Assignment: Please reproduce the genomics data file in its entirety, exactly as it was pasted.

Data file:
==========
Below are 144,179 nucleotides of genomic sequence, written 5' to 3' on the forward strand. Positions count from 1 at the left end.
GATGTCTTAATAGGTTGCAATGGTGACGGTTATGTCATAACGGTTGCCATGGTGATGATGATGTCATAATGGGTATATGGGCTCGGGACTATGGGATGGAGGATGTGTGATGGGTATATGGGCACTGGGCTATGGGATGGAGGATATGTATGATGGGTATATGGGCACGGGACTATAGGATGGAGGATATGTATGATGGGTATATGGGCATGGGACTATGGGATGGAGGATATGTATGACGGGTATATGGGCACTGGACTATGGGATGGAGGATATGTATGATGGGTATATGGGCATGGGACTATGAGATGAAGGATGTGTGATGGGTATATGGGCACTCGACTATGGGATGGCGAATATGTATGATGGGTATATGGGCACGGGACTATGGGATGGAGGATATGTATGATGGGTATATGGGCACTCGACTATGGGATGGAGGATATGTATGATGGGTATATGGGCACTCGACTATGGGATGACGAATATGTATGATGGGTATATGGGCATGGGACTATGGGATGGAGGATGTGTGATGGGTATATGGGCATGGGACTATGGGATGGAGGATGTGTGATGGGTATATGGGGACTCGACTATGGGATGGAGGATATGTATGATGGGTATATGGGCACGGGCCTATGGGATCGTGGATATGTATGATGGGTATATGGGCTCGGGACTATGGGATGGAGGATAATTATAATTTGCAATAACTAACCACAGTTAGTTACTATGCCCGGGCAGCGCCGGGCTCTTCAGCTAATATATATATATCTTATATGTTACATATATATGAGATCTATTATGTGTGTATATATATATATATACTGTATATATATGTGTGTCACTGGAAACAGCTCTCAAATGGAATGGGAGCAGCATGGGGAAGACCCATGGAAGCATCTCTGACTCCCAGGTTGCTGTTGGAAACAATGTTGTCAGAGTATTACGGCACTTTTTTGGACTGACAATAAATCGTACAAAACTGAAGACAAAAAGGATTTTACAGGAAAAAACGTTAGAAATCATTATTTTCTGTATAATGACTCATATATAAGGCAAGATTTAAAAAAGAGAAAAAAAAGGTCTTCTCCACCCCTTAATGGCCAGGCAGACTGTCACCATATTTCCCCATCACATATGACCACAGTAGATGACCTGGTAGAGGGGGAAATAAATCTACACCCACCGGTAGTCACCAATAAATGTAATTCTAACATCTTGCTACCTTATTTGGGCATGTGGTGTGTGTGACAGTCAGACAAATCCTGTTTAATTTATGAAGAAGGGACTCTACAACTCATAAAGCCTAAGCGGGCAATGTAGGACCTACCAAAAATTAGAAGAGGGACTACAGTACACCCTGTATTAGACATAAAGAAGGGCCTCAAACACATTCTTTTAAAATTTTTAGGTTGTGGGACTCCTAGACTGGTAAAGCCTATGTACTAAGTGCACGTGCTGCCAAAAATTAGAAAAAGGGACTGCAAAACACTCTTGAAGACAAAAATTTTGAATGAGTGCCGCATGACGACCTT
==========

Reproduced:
Below are 144,179 nucleotides of genomic sequence, written 5' to 3' on the forward strand. Positions count from 1 at the left end.
GATGTCTTAATAGGTTGCAATGGTGACGGTTATGTCATAACGGTTGCCATGGTGATGATGATGTCATAATGGGTATATGGGCTCGGGACTATGGGATGGAGGATGTGTGATGGGTATATGGGCACTGGGCTATGGGATGGAGGATATGTATGATGGGTATATGGGCACGGGACTATAGGATGGAGGATATGTATGATGGGTATATGGGCATGGGACTATGGGATGGAGGATATGTATGACGGGTATATGGGCACTGGACTATGGGATGGAGGATATGTATGATGGGTATATGGGCATGGGACTATGAGATGAAGGATGTGTGATGGGTATATGGGCACTCGACTATGGGATGGCGAATATGTATGATGGGTATATGGGCACGGGACTATGGGATGGAGGATATGTATGATGGGTATATGGGCACTCGACTATGGGATGGAGGATATGTATGATGGGTATATGGGCACTCGACTATGGGATGACGAATATGTATGATGGGTATATGGGCATGGGACTATGGGATGGAGGATGTGTGATGGGTATATGGGCATGGGACTATGGGATGGAGGATGTGTGATGGGTATATGGGGACTCGACTATGGGATGGAGGATATGTATGATGGGTATATGGGCACGGGCCTATGGGATCGTGGATATGTATGATGGGTATATGGGCTCGGGACTATGGGATGGAGGATAATTATAATTTGCAATAACTAACCACAGTTAGTTACTATGCCCGGGCAGCGCCGGGCTCTTCAGCTAATATATATATATCTTATATGTTACATATATATGAGATCTATTATGTGTGTATATATATATATATACTGTATATATATGTGTGTCACTGGAAACAGCTCTCAAATGGAATGGGAGCAGCATGGGGAAGACCCATGGAAGCATCTCTGACTCCCAGGTTGCTGTTGGAAACAATGTTGTCAGAGTATTACGGCACTTTTTTGGACTGACAATAAATCGTACAAAACTGAAGACAAAAAGGATTTTACAGGAAAAAACGTTAGAAATCATTATTTTCTGTATAATGACTCATATATAAGGCAAGATTTAAAAAAGAGAAAAAAAAGGTCTTCTCCACCCCTTAATGGCCAGGCAGACTGTCACCATATTTCCCCATCACATATGACCACAGTAGATGACCTGGTAGAGGGGGAAATAAATCTACACCCACCGGTAGTCACCAATAAATGTAATTCTAACATCTTGCTACCTTATTTGGGCATGTGGTGTGTGTGACAGTCAGACAAATCCTGTTTAATTTATGAAGAAGGGACTCTACAACTCATAAAGCCTAAGCGGGCAATGTAGGACCTACCAAAAATTAGAAGAGGGACTACAGTACACCCTGTATTAGACATAAAGAAGGGCCTCAAACACATTCTTTTAAAATTTTTAGGTTGTGGGACTCCTAGACTGGTAAAGCCTATGTACTAAGTGCACGTGCTGCCAAAAATTAGAAAAAGGGACTGCAAAACACTCTTGAAGACAAAAATTTTGAATGAGTGCCGCATGACGACCTT